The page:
Oh and in case you were wondering what mortgage rates are lets go back to news.au.com

You can now find advertised mortgage interest rates below 3 per cent. That’s an extremely cheap loan,

Comment

Let us now switch to the other matter that will be concerning the RBA.

More generally, global trade volumes had fallen over the previous year, reflecting both the escalation of trade tensions and slower growth in Chinese domestic demand.

If you are in effect the South China Territories you will have been further worried by the August industrial production number for China only showing an annual growth rate of 4.4%. Whilst the oil price rise ( Brent Crude is around US $69 as I type this) is neutral for Australia it is most definitely negative for China.

If we look at the money supply data then I am afraid there is a cautionary note.

The history of M1 has been revised to include all transaction deposits, whereas previously some of these deposits were only included in M3. The history of M3 and Broad Money has also been revised, reflecting minor conceptual changes. Beyond these historical revisions, movements in transaction and non-transaction deposits between June and July 2019 are larger than usual.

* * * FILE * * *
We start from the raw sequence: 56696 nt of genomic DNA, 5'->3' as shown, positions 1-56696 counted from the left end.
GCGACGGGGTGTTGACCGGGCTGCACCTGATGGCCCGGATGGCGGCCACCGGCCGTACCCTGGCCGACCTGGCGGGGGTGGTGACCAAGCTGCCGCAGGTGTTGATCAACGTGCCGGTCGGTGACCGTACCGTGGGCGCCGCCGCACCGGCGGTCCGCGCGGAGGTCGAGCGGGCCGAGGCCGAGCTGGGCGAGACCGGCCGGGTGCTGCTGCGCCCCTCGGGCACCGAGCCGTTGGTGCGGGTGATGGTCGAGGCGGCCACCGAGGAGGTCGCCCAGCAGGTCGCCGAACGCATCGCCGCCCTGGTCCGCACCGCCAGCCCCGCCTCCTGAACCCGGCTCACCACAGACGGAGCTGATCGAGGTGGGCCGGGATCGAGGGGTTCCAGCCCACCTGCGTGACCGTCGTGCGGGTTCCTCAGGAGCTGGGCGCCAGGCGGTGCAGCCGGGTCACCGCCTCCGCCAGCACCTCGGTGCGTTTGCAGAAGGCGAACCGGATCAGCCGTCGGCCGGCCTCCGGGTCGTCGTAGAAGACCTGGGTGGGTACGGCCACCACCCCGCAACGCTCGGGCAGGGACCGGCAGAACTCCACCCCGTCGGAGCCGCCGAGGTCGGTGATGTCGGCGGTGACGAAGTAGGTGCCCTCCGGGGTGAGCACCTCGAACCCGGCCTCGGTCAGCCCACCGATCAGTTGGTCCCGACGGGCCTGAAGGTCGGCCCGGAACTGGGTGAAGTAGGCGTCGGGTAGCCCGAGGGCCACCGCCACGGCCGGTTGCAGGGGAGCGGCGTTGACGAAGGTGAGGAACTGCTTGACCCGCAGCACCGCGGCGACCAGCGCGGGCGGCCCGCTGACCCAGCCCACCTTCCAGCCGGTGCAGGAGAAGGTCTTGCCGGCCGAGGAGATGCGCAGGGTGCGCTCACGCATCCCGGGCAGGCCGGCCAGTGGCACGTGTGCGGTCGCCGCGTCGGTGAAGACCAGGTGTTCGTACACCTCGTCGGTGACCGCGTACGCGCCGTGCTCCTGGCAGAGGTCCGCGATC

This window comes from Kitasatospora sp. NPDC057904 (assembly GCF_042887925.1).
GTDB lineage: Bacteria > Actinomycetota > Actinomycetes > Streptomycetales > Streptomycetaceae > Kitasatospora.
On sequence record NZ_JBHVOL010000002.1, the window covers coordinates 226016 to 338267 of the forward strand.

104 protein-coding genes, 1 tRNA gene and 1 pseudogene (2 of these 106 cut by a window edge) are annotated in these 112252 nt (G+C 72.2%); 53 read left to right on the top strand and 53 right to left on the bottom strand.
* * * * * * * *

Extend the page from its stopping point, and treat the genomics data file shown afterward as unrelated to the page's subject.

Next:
Indeed they are and all I can tell you is that in July broad money ( M3 ) contracted as whoever the clown was at the RBA who made these changes they have made M1 useless as a guide. Unless of course you believe it rose by 11% in a month. They should have run both series for a while . Returning to broad money growth an annual rate of 2.5% is not much as we recall it covers both future inflation and growth.

So in spite of higher oil prices and the likely effect on inflation from it I expect a ying and yang. The Australian authorities will move to support house prices via more interest-rate cuts and credit easing but can that offset a weaker economy which might include an actual contraction? Much might change of course especially as my reliable signal via narrow money has been neutered.

 

 

 

 

 

 

The UK looks on course for some house price falls

As ever there is plenty of news about the UK housing market around but let us start with a consequence of government action which led to this reported by the BBC at the end of last week.

The boss of house building firm Persimmon has walked off in the middle of a BBC interview after being asked about his £75m bonus.

“I’d rather not talk about that,” Jeff Fairburn said, when asked if he had regrets about last year’s payout.

The £75m, which was reduced from £100m after a public outcry, is believed to be the largest by a listed UK firm.

The BBC even provides a pretty good explanation of why this is a hot topic.

A combination of rising house prices, low interest rates enabling people to borrow more cheaply and government incentive schemes have been credited with driving all housebuilder shares higher.